Research for my workshop at the East Bay Heritage Quilters bi-annual show revealed plenty of resources on ergonomic furniture for quilting studios. However, I did not find much addressing the most important piece of equipment in your studio – your body.
Quilters spend endless hours designing, cutting, piecing, sewing, pressing, and quilting their creations. The results can be visually stunning. But this relatively sedentary craft can also lead to discomfort. Here are a few prevention tips:
1. Do not ignore pain. Pain is information. It is telling you something is wrong. Continuing to use the same muscles and joints when you are already in pain can lead to permanent injury and loss of function. In plain English: you could lose the ability to quilt. Stop doing anything that makes the pain worsen. Go to your doctor or find a physical therapist.
2. No matter how ergonomic your studio, you need to take regular breaks. Move away from your work area and do something to change the position of your body. Even a one minute break helps.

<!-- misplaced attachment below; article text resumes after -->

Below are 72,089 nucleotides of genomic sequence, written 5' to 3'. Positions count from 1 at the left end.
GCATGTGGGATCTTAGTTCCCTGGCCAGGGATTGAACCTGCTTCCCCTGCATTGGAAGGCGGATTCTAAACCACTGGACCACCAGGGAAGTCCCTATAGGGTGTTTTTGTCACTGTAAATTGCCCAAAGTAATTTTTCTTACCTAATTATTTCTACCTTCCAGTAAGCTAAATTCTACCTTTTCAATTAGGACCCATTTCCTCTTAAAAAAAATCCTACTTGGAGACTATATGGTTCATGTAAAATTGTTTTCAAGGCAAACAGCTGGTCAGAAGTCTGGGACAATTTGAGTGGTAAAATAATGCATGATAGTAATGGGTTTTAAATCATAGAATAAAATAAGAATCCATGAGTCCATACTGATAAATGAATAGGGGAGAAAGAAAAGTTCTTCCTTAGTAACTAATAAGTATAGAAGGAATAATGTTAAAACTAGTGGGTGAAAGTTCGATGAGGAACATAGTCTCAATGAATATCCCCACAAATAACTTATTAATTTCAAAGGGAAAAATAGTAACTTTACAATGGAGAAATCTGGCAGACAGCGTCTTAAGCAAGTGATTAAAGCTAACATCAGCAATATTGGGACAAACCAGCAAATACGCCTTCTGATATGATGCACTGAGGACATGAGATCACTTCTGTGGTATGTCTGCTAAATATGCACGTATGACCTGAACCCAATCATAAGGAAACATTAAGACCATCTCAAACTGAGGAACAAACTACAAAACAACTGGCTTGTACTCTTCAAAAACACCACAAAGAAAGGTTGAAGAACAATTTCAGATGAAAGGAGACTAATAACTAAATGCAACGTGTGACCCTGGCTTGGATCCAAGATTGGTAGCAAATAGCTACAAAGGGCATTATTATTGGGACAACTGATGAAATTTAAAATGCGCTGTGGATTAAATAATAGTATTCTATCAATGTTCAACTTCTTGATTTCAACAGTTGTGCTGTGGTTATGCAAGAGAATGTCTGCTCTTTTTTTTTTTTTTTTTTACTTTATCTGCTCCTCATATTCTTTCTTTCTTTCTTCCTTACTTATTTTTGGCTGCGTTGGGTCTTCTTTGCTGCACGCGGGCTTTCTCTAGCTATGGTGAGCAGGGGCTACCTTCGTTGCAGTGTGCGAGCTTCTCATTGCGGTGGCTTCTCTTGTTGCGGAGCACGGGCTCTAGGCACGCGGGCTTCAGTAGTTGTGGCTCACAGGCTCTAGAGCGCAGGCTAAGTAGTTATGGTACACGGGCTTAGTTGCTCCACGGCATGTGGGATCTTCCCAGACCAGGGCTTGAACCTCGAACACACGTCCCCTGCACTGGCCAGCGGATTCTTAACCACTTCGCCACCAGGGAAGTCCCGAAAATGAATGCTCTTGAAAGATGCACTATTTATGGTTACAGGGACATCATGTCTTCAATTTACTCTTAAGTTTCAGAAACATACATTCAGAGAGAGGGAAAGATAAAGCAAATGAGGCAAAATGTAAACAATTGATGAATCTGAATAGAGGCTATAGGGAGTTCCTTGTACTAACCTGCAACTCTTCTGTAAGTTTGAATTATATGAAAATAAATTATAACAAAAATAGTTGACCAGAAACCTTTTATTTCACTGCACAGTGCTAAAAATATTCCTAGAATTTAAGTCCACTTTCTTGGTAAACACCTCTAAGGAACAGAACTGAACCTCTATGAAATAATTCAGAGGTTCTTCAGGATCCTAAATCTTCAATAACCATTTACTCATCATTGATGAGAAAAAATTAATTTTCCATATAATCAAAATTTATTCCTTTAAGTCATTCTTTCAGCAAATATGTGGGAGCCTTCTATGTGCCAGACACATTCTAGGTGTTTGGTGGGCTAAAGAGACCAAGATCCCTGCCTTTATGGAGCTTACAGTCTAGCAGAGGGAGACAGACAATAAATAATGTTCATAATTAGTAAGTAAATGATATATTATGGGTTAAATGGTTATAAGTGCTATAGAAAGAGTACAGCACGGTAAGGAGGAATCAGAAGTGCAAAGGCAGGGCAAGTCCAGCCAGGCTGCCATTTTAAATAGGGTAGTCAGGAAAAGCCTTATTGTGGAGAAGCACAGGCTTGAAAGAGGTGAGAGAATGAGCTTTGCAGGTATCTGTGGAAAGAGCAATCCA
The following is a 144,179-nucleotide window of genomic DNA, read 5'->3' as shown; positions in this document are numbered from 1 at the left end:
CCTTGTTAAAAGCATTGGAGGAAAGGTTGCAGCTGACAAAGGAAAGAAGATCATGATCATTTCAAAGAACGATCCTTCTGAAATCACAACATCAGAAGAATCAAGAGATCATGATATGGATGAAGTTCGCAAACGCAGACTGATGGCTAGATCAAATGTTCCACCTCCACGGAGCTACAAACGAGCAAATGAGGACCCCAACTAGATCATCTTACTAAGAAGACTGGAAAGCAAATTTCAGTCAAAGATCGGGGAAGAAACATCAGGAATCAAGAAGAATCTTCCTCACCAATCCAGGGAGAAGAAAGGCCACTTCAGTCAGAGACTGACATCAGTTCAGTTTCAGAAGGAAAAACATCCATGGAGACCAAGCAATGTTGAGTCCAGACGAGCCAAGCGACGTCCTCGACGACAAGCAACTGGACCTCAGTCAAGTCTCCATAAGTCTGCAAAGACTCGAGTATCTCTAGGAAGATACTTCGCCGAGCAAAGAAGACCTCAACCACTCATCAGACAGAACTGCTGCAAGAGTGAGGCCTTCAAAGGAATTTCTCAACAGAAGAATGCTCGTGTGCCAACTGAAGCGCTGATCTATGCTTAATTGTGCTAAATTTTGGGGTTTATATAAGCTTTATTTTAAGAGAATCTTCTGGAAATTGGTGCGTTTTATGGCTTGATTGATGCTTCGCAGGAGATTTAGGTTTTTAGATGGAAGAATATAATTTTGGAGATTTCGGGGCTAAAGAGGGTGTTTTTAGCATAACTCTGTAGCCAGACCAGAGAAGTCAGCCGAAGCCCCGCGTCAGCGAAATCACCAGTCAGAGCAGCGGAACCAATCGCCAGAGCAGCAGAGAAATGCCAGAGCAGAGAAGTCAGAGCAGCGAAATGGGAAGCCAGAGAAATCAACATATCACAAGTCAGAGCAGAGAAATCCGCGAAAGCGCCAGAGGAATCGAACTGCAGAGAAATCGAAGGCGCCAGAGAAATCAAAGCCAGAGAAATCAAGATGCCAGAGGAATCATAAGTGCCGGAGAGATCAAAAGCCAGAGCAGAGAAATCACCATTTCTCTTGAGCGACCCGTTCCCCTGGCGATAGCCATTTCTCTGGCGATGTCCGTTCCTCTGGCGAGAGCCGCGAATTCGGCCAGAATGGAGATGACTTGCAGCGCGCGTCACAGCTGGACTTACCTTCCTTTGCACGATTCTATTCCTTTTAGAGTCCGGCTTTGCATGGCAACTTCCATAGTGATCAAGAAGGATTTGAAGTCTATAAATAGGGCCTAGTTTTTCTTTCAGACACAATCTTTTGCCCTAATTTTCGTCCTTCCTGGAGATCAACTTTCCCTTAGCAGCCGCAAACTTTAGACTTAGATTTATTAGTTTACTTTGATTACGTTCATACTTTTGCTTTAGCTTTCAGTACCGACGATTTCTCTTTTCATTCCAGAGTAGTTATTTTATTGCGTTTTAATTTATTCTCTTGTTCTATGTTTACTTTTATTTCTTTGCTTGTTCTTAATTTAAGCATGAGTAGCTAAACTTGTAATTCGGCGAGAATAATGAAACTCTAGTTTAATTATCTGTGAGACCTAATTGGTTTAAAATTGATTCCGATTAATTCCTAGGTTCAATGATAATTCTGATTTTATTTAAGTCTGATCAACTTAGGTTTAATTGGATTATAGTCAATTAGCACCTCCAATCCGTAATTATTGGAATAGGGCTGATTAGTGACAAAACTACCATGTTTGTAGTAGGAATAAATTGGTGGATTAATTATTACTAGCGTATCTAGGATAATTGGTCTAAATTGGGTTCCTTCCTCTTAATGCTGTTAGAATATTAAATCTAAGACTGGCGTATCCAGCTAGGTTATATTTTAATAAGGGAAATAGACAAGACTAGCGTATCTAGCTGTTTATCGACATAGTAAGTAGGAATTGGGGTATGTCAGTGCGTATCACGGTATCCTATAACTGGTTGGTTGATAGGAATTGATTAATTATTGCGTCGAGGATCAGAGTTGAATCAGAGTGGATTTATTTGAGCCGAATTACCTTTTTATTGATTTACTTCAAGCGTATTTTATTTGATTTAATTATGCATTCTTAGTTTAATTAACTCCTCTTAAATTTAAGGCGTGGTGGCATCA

I know it can be difficult to remember to take breaks. I posted this “quilt” above my desk as a reminded to take breaks when I work at my computer. I suggest you make yourself a beautiful reminder to take care of the most important piece of equipment in your studio – you!!
3. Sitting and standing with good posture—using your core muscles for support— will reduce the likelihood of repetitive strain injury.
4. Distribution of movement = distribution of force. Make good use of your breaks by mobilizing your spine. Gently arch your back, rotate your torso side to side, and bend to each side. You probably don’t need to practice rounding forward, but try stacking your vertebrae from bottom to top from a rounded back position.
5. Practice balancing. Keep your postural muscles toned, prevent falls, and impress your friends by becoming proficient at balancing on one foot. Gradually reduce your reliance on a nearby counter or chair back as you improve. Work up to one minute on each leg. (I like to balance while using my electric toothbrush. It even has a timer.)
6 When you aren’t quilting, try to get out and move your body. It doesn’t really matter what you do as long as it gets you moving—take a walk, go dancing, swim—the trick is to find something you like to do and do it, regularly.
Wishing you many years of pain free quilting!!